Tapsalteerie Press is one of only a very small handful of Scots language imprints in Scotland. Founded & run by Duncan Lockerbie far away from the central belt in Aberdeenshire, they’ve been producing quality pamphlets of Scots (& occasionally Gaelic & English) poetry & prose pamphlets since a crowdfunding campaign saw them start off in 2013. Despite little to no official funding, they go from strength to strength in terms of the writing & production quality of their publications, as with recent collections from young Glasgow writer Kate Tough & their ‘Biggin Brigs’ series of collaborative Scots/Gaelic/English poems.
Nae Flooers (Ann McKinnon) & Scottish Spleen (various) both appeared a couple of years ago & make for fascinating, worthwhile examples of the (perhaps surprising to some) wide variety of approach, language & subject employed by writers in Scots today.
McKinnon’s poems are steeped in the Fife byleid of her native Scots & show a canny knack of how sparse yet evocative poetry can outstrip verbose examination. Scots is a language where sparse & evocative can be happy bedfellows in poetry & McKinnon writes about what the language itself means to her in such personal but accessible poems as Scrievin At Stanes, Grundstane & Comin Hame. There are several passages of a slightly terse but poignant cadence in poems such as Lichthoose – ‘Thochts are like that,/as the licht sklents/a smile flichters an is gone.’ – & Fulmars’ Land – St. Kilda – ‘A flister o fulmars minds us/that they plenished baith vievers/an a leevin fir the islanders.’
As well as McKinnon’s creative responses to both the landscapes of her native Fife & those of her ancestors in the western isles, there are poems on subjects ranging from Philip Larkin (‘he hid the selfsame clanjamfrie/that hauds us aw tae life’), the Forth Road Bridge’s 1964 opening & the awful fire which almost destroyed Glasgow School of Art. Such diversity in Scots is welcome, with McKinnon, now among many others, showing that Scots is a language not just for literary exercises on biscuit tin subjects. Hopefully, as time progresses, it can also become not just a language of poetry but of media, more novels & drama, TV, Scottish daily life itself.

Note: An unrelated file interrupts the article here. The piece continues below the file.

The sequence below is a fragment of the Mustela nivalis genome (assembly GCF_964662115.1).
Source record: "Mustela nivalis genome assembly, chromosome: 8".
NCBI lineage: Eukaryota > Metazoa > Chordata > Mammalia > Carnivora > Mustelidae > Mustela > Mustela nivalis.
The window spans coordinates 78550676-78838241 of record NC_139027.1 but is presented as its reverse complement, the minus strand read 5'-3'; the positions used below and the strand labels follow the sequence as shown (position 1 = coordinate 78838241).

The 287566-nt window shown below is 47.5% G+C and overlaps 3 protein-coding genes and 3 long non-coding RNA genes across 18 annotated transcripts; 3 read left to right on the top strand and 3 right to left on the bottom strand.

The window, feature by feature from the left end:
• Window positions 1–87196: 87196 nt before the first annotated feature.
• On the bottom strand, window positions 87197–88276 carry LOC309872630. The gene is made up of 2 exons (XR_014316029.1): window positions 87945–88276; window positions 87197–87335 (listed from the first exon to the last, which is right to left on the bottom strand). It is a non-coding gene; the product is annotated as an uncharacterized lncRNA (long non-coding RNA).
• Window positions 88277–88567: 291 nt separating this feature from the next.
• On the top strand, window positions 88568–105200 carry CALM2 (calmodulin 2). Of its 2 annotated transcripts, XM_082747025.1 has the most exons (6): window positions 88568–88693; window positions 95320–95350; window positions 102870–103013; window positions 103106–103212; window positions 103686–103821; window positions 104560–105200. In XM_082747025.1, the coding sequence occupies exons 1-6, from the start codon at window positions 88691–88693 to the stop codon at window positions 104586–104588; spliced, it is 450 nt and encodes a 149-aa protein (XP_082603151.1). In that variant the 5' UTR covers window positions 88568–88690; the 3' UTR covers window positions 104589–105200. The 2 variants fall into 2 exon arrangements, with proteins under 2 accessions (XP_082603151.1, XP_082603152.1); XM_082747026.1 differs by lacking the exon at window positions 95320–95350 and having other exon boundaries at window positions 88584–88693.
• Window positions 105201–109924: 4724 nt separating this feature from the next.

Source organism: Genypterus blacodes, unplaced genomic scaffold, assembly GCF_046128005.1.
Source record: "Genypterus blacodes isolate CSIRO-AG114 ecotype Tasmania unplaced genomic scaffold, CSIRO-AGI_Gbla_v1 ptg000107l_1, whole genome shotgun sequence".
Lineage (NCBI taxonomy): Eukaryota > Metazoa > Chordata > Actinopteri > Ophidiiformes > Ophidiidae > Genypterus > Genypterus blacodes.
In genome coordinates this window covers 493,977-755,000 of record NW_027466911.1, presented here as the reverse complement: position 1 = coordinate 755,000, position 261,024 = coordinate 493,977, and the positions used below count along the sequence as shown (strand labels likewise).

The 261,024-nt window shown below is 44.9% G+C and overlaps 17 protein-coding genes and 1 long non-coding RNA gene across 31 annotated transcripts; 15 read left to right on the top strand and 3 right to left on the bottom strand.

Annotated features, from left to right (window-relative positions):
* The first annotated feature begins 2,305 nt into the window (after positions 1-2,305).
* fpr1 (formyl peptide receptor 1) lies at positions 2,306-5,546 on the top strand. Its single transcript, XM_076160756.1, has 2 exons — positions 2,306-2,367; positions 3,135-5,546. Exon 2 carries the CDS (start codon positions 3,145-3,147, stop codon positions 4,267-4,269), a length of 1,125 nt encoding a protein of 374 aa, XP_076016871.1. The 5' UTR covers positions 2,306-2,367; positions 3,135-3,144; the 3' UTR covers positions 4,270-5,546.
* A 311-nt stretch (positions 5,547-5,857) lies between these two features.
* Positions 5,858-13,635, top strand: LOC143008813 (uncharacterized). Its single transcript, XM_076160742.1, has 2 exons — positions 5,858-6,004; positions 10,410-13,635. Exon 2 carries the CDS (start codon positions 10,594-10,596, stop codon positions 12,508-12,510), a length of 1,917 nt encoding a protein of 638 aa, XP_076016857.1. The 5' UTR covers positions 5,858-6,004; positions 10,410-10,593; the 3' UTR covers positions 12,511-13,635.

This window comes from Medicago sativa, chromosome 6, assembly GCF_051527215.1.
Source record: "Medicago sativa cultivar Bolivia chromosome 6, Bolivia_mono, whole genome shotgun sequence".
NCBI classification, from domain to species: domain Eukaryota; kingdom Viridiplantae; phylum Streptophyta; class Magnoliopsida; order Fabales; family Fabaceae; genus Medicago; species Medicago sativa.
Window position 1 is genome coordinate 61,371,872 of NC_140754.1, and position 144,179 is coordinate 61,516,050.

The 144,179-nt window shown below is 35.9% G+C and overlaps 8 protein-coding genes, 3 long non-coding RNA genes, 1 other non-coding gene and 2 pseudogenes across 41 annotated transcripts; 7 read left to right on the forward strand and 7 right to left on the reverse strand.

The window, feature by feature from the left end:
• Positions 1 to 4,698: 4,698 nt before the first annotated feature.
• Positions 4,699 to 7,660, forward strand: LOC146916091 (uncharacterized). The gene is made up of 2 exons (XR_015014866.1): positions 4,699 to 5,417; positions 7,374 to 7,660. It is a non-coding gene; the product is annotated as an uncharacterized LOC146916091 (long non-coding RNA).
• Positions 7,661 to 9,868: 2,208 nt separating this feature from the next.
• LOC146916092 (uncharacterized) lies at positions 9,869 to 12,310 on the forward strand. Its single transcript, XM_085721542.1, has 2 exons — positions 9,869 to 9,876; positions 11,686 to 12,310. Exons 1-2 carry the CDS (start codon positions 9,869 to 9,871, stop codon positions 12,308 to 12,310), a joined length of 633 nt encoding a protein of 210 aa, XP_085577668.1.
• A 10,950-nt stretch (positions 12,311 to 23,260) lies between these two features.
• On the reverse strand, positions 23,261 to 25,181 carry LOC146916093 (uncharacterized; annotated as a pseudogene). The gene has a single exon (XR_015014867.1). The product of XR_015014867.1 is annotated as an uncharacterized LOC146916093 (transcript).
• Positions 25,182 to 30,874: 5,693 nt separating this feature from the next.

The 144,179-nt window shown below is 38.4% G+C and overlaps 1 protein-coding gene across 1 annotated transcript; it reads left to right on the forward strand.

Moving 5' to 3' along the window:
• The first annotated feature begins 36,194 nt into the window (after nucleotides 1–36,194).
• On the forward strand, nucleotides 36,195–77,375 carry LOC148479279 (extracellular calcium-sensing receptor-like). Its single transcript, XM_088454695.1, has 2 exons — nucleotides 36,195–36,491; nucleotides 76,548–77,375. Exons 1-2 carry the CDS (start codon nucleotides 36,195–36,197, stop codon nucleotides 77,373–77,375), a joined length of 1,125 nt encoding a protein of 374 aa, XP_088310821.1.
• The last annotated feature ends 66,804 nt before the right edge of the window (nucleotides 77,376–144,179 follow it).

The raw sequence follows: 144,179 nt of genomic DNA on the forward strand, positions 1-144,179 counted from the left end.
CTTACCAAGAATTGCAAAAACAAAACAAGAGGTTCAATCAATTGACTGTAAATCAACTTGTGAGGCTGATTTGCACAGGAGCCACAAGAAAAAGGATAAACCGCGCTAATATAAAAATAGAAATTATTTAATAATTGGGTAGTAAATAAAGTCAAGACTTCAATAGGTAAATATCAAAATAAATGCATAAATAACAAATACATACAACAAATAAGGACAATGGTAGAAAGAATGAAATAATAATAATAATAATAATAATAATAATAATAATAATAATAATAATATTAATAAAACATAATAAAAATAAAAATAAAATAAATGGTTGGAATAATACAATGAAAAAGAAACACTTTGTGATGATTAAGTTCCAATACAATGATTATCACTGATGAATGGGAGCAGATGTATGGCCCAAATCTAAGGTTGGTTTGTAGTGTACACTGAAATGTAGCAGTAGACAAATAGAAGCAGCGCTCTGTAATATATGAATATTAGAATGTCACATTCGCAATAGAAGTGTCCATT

Scottish Spleen is a collection of creative responses to & translations of Baudelaire’s Le Spleen de Paris, the ‘first literary work to identify itself as prose-poetry. Edited by Tom Hubbard, Stewart Sanderson & James W. Underhill, it features work from nine, mainly well-known writers & activists in the Scots language field.
I noted immediately that only one contributor was female (the celebrated Doric scriever Sheena Blackhall) & most won’t see 50 again. That said, this is an enjoyable mixter-maxter of both subject & Scots. I’ve not read the original, but as Underhill says in his (helpfully expansive & robust) intro, on both the differences in translation into Scots & English, & this publication’s raison d’etre, ‘Making Baudelaire Scots….Our versions are echoes offered as a bit of fun. It’s all about masquerading. Guising.’ And this refers, too, I feel, to the different Scots byleids used throughout, from Blackhall’s timelessly authentic & fluent Doric, to Rab Wilson’s semi-Burnsian Lallans to what Underhill calls his own Glaswegian/Borders hybrid. Derrick McClure displays his own wonderfully rich Scots lexicon in ‘Winnocks’ – ‘Whit recks the truith at’s furth o me, gin it it helps me tae leive, tae feel at I am, an whit I am?’).
Christie Williamson’s Shetlandic skites off the page like spume onto skerries – ‘An da wind, da swall, da staur, da bird, da clock’ll tell de – be du fu. Be du ay fu! O wine. O poyims. O virtue. Whitivvir taks de.’
A bit of fun right enough but with a joyous depth to both language & response that stands up to several readings. Tom Hubbard writes, in his preface, of how ‘Baudelaire seems to appeal to a Scottish sensibility of grotesque Gothicity…’ & days how the title pretty much suggested itself. There is indeed a snarl & cocking of the snook in more than a few pieces, but there’s also a good, pawkie dose of humour, couthily, easily owreset into Scots, such as in James Robertson’s A Jampher or Hubbard’s The Dug and the Scent-Bottle, where we Scots ourselves get a poke in the eye. Scots orthographic & standardisation debates aside, the strength of the writing here’s in its attitude as a language equal to any other, one which can easily accommodate not only one writer, Baudelaire, but any facet of life, disgruntled or celebratory, you care to mention. Tapsalteerie is to be congratulated for tethering so many different craturs in its still relatively new stable.
More from Tapsalteerie here.